The hard work begins

Rona and Jares never dreamed of mushroom culture but determined to make it work, Rona now needed the support of her husband.

Himself an electronics communications engineer working at Bohol Light Company, Jares’ creativity was tested when Rona asked him to fabricate a structure converting an old poultry production house needed into a mushroom growing house.

Starting off with 4,000 mushroom fruiting bags, Rona has to get into the production of the substrate, learning every trick she can pick and her accounting experience getting her a mental picture of the costs in every process along the way.

“Preparing the substrate was among the most backbreaking tasks. She starts early and would be back in the house late,” Jares said noting the hard work his wife invested in the farm. Every night, her body aches, she would ask to rub it with ointment, Jares added.

Investing in sweat, tears and more hard work and assisted by farmhands, Rona got into every step of the process, mentally costing the outputs, and calculating where they could recoup costs so it could be reflected in the selling price.

“In our very busy schedule, we could only manage two kids,” Jares smiled and added it was not only it hard, it was also dangerous.

Rona said they didn’t have the right equipment. They must chop the rice stalks to form the substrate where the tissue cultured oyster mushroom could germinate, and manually place them in fruiting bags.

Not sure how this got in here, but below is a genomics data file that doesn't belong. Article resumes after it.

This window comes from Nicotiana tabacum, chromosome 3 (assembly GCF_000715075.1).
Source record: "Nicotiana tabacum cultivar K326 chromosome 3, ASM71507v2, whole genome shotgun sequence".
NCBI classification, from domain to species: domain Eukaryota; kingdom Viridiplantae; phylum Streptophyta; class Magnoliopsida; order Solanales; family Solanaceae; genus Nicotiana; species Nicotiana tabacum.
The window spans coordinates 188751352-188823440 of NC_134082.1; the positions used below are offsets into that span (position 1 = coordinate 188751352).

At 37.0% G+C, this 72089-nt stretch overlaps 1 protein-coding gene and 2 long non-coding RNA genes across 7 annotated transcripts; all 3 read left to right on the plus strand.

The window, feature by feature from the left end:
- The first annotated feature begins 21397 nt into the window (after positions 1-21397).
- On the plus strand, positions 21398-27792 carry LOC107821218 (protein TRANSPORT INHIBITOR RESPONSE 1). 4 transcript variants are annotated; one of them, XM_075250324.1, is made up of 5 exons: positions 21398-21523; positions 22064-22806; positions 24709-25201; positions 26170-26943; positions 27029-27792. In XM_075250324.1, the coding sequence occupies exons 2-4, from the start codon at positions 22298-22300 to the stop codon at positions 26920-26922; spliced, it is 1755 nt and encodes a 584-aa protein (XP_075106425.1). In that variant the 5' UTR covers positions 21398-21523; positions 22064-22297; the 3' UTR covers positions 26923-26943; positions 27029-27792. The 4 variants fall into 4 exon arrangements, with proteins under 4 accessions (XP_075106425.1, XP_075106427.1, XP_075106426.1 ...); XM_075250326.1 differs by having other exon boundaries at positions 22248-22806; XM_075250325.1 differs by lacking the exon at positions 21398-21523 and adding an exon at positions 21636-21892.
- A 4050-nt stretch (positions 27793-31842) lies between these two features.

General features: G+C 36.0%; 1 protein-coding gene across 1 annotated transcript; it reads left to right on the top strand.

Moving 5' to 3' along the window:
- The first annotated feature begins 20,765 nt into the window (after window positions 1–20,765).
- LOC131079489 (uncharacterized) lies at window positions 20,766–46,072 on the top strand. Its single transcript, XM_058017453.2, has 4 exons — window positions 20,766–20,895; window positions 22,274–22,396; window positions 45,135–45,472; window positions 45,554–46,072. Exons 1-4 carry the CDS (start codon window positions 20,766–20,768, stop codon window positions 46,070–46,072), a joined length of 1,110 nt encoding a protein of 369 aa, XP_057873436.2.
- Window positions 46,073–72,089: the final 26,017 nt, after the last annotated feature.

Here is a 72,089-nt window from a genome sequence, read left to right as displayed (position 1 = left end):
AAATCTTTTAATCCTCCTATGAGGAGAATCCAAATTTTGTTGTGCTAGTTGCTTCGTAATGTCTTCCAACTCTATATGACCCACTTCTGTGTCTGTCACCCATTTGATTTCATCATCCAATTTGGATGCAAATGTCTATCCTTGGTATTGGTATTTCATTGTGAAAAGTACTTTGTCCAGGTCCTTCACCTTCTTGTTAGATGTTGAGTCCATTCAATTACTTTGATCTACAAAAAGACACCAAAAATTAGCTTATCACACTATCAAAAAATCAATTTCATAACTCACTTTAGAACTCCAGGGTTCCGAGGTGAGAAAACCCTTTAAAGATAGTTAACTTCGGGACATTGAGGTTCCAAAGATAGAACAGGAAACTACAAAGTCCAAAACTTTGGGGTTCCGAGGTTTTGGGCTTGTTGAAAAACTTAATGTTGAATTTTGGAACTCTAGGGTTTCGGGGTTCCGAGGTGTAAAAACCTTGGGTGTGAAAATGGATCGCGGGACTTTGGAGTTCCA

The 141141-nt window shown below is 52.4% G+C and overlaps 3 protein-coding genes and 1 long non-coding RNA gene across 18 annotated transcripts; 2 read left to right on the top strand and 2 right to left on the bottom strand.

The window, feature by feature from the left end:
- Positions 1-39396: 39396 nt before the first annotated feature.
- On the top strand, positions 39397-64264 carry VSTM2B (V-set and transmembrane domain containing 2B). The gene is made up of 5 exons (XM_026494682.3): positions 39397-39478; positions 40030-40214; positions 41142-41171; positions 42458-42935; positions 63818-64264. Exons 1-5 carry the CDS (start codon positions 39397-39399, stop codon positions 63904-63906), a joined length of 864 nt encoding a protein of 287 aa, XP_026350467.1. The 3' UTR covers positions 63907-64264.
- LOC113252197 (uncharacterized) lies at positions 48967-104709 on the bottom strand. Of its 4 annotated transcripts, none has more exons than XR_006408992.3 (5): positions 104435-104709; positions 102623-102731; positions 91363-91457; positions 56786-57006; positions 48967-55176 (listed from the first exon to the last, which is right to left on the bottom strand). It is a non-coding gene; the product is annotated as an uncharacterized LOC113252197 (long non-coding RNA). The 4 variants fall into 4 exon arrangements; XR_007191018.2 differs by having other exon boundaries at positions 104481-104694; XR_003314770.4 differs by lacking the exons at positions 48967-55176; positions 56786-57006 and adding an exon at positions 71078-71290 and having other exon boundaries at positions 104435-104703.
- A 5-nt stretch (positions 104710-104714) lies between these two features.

These bags are then placed under pasteurization to kill any bacteria that might kill the fungi. At the start, “we used a lidded steel drum without locks to kill the bacteria in the fruiting bags, and a near accident happened,” Rona noted.

“The pressure inside the drum built up and with the gas building inside, it was good enough that the helper was not totally within the range when the steel lid blew off and hit the shed ceiling, or the helper could have been fatally hurt. It was a huge failure, but it did not stop us,” she narrated.

The mushroom production farms

The farm where they prepare the fruiting bags stands a mechanical chopper and a boiler with a pasteurization chamber which has since replaced the crude and dangerous steel drum; sacks of rice straws, marked as to the date of harvest and these are chopped to fill the fruiting bags.

In a short tour in the facility, Rona showed a huge pile of rejected fruiting bags, one that costs about P20.00 each, and a reminder at how carelessness and diversion from the very scientific procedure can cause a production failure.